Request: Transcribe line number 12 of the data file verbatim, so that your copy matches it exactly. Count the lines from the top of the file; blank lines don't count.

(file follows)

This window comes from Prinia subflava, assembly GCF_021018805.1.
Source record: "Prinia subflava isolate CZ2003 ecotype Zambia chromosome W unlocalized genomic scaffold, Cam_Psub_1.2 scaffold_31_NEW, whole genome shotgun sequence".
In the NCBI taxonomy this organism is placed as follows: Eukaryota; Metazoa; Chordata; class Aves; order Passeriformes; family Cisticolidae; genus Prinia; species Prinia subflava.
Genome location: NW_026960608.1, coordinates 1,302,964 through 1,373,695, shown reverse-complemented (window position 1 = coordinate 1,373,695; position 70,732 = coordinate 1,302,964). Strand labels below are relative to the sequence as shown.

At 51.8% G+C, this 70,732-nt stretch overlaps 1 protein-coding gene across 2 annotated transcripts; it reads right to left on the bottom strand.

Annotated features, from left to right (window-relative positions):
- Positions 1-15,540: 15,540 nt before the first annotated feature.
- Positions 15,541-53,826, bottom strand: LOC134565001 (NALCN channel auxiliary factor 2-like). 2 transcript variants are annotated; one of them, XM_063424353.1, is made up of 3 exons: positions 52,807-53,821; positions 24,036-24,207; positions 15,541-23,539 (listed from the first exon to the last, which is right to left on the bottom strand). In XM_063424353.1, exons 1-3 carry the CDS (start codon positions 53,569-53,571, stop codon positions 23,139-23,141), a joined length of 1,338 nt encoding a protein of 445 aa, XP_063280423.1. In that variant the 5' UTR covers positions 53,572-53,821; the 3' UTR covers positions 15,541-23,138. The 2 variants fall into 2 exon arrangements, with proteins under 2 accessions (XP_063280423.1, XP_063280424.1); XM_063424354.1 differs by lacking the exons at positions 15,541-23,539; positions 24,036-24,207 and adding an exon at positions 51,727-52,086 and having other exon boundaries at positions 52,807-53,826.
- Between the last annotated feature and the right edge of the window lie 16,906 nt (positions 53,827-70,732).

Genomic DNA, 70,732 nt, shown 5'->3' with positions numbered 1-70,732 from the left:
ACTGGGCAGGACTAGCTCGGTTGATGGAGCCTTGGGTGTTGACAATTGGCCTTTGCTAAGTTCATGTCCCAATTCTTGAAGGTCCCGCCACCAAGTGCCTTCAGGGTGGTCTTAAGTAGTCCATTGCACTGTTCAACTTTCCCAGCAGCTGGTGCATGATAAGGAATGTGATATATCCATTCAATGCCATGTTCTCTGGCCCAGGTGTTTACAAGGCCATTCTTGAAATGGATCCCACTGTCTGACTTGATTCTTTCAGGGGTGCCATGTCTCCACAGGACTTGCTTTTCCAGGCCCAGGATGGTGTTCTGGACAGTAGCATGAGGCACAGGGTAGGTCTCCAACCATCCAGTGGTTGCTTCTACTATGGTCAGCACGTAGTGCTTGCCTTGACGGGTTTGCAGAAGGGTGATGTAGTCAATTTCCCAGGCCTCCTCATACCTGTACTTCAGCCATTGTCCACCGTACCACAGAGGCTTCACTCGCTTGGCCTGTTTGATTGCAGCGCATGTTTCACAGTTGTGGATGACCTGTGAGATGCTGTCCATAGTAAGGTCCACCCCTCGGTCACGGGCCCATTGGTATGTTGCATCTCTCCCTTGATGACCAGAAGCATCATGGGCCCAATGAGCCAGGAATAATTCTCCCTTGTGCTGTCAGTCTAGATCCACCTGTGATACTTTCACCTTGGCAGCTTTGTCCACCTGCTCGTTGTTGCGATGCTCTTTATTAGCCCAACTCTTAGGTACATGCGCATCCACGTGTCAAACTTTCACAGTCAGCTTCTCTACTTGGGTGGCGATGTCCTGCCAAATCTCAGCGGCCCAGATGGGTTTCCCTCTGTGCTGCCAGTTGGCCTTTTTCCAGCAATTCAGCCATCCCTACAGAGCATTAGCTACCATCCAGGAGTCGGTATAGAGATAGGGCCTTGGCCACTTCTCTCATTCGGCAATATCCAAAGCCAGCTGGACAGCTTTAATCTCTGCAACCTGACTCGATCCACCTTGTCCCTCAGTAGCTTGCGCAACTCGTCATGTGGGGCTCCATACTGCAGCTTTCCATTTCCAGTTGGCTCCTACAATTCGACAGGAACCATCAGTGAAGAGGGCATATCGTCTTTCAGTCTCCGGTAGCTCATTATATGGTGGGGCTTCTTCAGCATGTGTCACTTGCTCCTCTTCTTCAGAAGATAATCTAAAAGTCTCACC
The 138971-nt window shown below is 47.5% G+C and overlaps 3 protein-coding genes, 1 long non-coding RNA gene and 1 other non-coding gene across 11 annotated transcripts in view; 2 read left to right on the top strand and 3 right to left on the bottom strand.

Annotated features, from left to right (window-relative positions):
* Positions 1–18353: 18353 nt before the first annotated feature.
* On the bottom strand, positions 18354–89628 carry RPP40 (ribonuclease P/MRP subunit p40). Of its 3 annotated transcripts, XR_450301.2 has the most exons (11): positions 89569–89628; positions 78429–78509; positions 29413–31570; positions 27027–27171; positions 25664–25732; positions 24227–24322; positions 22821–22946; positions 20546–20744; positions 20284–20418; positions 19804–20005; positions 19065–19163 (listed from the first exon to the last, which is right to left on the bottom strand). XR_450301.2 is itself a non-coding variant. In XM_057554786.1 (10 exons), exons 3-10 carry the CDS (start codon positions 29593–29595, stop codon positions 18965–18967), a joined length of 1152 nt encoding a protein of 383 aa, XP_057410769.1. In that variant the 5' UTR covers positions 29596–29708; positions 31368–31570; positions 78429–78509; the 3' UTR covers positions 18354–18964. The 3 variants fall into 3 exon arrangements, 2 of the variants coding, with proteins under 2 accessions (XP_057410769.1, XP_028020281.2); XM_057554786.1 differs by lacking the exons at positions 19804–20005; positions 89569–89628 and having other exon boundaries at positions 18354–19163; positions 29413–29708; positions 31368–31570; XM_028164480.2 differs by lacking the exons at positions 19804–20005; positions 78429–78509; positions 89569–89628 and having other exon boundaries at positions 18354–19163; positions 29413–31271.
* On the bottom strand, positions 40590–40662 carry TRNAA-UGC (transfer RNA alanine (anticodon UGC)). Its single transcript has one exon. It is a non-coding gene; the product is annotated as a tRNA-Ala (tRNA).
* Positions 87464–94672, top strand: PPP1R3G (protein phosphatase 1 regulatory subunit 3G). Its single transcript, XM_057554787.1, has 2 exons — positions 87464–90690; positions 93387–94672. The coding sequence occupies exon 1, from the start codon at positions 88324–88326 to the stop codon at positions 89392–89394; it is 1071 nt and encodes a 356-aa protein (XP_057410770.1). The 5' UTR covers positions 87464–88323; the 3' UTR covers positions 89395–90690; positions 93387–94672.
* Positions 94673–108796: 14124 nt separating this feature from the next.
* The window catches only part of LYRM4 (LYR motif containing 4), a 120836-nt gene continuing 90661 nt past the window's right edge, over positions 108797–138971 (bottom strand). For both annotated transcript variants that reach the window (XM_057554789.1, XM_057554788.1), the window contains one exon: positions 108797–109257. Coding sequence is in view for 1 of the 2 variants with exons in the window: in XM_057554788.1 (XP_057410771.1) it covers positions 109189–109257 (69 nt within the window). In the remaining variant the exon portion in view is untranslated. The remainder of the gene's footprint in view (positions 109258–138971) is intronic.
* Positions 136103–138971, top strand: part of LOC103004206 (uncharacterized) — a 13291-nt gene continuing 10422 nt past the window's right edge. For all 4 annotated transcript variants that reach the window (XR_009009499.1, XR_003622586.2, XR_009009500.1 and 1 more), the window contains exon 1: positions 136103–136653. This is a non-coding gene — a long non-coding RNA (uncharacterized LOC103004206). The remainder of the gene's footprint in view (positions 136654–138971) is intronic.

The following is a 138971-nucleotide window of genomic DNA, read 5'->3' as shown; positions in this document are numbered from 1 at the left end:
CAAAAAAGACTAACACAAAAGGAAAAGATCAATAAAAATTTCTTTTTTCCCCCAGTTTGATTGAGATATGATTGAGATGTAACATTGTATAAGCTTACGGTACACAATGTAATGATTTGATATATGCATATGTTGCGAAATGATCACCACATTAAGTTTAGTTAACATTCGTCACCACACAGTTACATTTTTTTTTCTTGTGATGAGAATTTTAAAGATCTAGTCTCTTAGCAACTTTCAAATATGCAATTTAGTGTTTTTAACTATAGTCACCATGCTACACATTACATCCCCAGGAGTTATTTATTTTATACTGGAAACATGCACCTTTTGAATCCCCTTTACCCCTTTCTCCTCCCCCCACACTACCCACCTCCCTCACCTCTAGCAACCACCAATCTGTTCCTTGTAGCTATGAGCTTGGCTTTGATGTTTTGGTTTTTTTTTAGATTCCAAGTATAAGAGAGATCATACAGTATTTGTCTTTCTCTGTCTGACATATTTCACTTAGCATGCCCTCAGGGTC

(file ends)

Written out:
The 138971-nt window shown below is 47.5% G+C and overlaps 3 protein-coding genes, 1 long non-coding RNA gene and 1 other non-coding gene across 11 annotated transcripts in view; 2 read left to right on the top strand and 3 right to left on the bottom strand.